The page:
By this time it was near 4 o’clock, and on arriving I was informed that General Beauregard desired to see me immediately. I rode forward to his headquarters at once, where I found General Bragg and himself in conversation. He said, with some feeling, “I am very much disappointed at the delay which has occurred in getting the troops into position.” I replied, “So am I, sir; but so far as I am concerned my orders are to form on another line, and that line must first be established before I can form upon it.” I continued, “I reached Mickey’s at night-fall yesterday, from whence I could not move, because of the troops which were before me, until 2 p.m. to-day. I then promptly followed the column in front of me, and have been in position to form upon it so soon as its line was established.” He said he regretted the delay exceedingly, as it would make it necessary to forego the attack altogether; that our success depended upon our surprising the enemy; that this was now impossible, and we must fall back to Corinth.

Here General Johnston came up and asked what was the matter. General Beauregard repeated what he had said to me. General Johnston remarked that this would never do, and proceeded to assign reasons for that opinion. He then asked what I thought of it. I replied that my troops were in as good condition as they had ever been; that they were eager for the battle; that to retire now would operate injuriously upon them, and I thought we ought to attack.

General Breckinridge, whose troops were in the rear and by this time had arrived upon the ground, here joined us, and after some discussion it was decided to postpone further movement until the following day, and to make the attack at daybreak. I then proceeded to dispose of my divisions — Cheatham having arrived — according to an alteration in the programme, and we bivouacked for the night.

At the appointed hour on the morning of the 6th my troops were moved forward, and so soon as they were freed from an obstruction, formed by a thicket of underbrush, they were formed in column of brigades, and pressed onward to the support of the second line.

General Clark’s division was in front. We had not proceeded far before the first line, under General Hardee, was under fire throughout its length, and the second, under General Bragg, was also engaged.

The first order received by me was from General Johnston, who had ridden to the front to watch the opening operations, and who, as commander-in-chief, seemed deeply impressed with the responsibilities of his position. It was observed that he entered upon his work with the ardor and energy of the true soldier, and the vigor with which he pressed forward his troops gave assurance that his persistent determination would close the day with a glorious victory.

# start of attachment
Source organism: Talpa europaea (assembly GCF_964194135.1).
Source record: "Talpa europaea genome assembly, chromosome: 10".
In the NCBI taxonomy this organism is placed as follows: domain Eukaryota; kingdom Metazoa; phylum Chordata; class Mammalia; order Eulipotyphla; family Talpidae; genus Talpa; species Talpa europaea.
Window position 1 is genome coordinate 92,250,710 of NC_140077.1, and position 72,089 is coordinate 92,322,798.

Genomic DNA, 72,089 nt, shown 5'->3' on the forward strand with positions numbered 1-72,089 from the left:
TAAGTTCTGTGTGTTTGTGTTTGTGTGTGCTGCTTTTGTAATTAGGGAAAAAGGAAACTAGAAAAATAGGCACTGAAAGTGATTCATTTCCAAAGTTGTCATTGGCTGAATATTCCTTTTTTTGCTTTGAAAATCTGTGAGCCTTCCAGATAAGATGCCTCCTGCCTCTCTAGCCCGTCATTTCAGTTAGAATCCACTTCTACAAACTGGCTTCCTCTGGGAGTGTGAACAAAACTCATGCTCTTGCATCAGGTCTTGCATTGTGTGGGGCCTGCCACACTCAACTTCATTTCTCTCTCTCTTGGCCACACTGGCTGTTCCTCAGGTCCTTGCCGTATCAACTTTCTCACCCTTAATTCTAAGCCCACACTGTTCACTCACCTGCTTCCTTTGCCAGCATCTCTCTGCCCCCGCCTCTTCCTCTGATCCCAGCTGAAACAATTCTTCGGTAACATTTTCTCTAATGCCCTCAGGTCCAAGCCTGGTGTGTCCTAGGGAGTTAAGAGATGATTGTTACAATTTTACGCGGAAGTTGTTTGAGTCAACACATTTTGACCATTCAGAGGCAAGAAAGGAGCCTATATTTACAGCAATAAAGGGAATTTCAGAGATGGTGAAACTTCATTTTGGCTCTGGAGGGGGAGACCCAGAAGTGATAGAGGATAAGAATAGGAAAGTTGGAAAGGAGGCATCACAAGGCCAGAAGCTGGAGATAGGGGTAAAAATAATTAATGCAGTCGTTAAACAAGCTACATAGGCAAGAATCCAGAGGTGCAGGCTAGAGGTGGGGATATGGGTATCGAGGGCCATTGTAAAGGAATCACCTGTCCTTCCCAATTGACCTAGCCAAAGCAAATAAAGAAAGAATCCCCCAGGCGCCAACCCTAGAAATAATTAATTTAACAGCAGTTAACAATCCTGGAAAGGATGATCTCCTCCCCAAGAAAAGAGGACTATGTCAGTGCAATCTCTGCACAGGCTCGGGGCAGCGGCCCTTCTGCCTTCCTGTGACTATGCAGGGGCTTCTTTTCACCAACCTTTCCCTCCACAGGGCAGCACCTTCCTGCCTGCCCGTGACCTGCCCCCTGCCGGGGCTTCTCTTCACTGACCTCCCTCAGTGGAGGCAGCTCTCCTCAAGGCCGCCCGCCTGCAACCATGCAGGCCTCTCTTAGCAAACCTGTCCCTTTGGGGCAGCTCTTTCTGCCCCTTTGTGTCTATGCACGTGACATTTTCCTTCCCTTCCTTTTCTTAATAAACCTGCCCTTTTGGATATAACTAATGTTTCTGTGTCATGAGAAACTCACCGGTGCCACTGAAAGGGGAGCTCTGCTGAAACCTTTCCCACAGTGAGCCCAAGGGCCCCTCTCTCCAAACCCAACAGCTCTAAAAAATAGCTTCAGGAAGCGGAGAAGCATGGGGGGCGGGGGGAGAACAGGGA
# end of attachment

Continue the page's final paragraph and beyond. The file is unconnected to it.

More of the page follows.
The order was to send him a brigade to the right for the support of General Bragg’s line, then hotly engaged. The brigade of General Stewart, of General Clark’s division, was immediately dispatched to him, and was led by him in person to the point requiring support.

I was then ordered by General Beauregard to send one of the brigades of my rear division to the support of General Bragg’s left, which was pressed by the enemy. Orders were given to that effect to General Cheatham, who took charge of the brigade in person and executed the movement promptly. My two remaining brigades were held in hand until I received orders to move them directly to the front, to the support of General Bragg’s center. These were Colonel Russell’s, of General Clark’s division, which was directed by that officer, and General Bushrod R. Johnson’s, of General Cheatham’s division. They moved forward at once, and were both very soon warmly engaged with the enemy. The resistance at this point was as stubborn as at any other on the field.

The forces of the enemy to which we were opposed were understood to be those of General Sherman, supported by the command of General McClernand, and fought with determined courage and contested every inch of ground.

Here it was that the gallant Blythe, colonel of the Mississippi regiment bearing his own name, fell under my eye, pierced through the heart, while charging a battery. It was here that Brigadier-General Johnson, while leading his brigade, fell also, it was feared, mortally wounded; and General Clark, too, while cheering his command amid a shower of shot and shell, was struck down and so severely wounded in the shoulder as to disable him from further service, and compel him to turn over a command he had taken into the fight with such distinguished gallantry; and here also fell many officers of lesser grade, among them the gallant Capt. Marshall T. Polk, of Polk’s battery (who lost a leg), as well as a large number of privates, who sealed their devotion to our cause with their blood.

We, nevertheless, drove the enemy before us, dislodged him from his strong positions, and captured two of his batteries; one of them was taken by the Thirteenth Regiment Tennessee Volunteers, commanded by Colonel Vaughan, the other by the One hundred and fifty-fourth Senior Regiment Tennessee Volunteers, commanded by Col. Preston Smith-the former of Colonel Russell’s and the latter of General Johnson’s brigade.